A Promising Clue to the Mystery of Autoimmune Diseases

“If we learn something from this, it could be helpful to people with other autoimmune diseases, such as MS and rheumatoid arthritis.” Scott Zamvil, MD, PhD (Pictured, right)

An organism found throughout the gut of patients battling a rare neurological disorder may provide a clue to autoimmune diseases say two UCSF scientists working to discover why the body attacks itself. 

If a connection is found, it will be a first for autoimmune diseases, which affect 23.5 million Americans, according to the National Institutes of Health. 

Bruce Cree, MD, PhD, a neurologist and clinical research director of the UCSF Multiple Sclerosis (MS) Center, and Scott Zamvil, MD, PhD, an immunologist, neurologist, and MS researcher, are exploring a link between this organism, known as clostridium perfringens, and neuromyelitis optica (NMO), an aggressive disease that attacks the central nervous system and optic nerves. 

The UCSF Weill Trailblazer Award could not have come at a better time in their research and both scientists emphasized how grateful they are to the Weills for the opportunity to explore this promising discovery. “We are fortunate to have received the Weill Trailblazer Award now to help promote this research further,” notes Dr. Zamvil. 
While NMO is rare, it is debilitating. Sufferers lose their sight, control of their bowels, their limbs, and eventually their ability to breathe. Once believed to be a form of MS, scientists now know it is a separate disease afflicting about 4,000 people in this country. 

In their work to test microbiomes of patients with NMO, Drs. Zamvil and Cree found significantly higher quantities of the organism in stool samples of those patients compared to healthy individuals. If they can show that clostridium perfringens is capable of causing an abnormal immune response, it may prove a link between an imbalance of the gut’s microbiota, known as dysbiosis, and the development of an autoimmune disorder.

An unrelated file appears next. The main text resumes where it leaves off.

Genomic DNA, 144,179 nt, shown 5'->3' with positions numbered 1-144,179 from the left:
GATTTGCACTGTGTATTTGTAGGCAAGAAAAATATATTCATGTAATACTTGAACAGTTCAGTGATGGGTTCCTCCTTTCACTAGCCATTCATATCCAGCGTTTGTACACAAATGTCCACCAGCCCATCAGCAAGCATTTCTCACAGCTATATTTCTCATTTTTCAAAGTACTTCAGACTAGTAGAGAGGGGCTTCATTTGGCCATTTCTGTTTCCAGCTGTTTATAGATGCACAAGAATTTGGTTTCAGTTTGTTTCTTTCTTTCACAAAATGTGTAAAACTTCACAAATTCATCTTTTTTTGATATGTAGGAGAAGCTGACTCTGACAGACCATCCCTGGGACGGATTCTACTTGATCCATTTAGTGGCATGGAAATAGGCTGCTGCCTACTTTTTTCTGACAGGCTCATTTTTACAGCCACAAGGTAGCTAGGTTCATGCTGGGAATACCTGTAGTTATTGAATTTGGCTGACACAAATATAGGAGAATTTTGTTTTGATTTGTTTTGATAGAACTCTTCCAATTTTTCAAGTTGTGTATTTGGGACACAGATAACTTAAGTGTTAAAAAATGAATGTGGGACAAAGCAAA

“This has very broad implications,” says Dr. Cree. “It would be the first time that we would have identified a cause of autoimmune disease, any autoimmune disease. If we can understand the process, then we can potentially develop interventions that could be preventive or even curative.”

The UCSF Weill Award will fund a fecal transplant experiment that will transfer stool samples from patients to germ-free mice to see if the mice develop an NMO-like disease. While the experiment sounds logical, it is considered high-risk. 

“It makes sense to you and me, but if you tell grant reviewers that we think there's a link between bacteria in the gut and NMO, a central nervous system disease, there is actually quite a bit of skepticism,” says Dr. Cree.

Both scientists credit recent breakthroughs in microbiome research for enabling their finding. “The microbiome research that's going on right now in inflammatory diseases is taking off. It's gone to light speed at this point,” says Dr. Zamvil. “If we learn something from this, it could be helpful to people with other autoimmune diseases, such as MS and rheumatoid arthritis.” 

As Dr. Cree notes: “That's the whole purpose of medicine and science, to try and understand the human condition and the things that cause illness as well as the things that promote health. That is what makes UCSF a special place and what makes our Division of Neuroimmunology unique. It is really the spirit of the UCSF Weill Institute for Neurosciences.”

UCSF Weill Awards

Joseph DeRisi, PhD; Samuel Pleasure, MD, PhD; and Michael Wilson, MD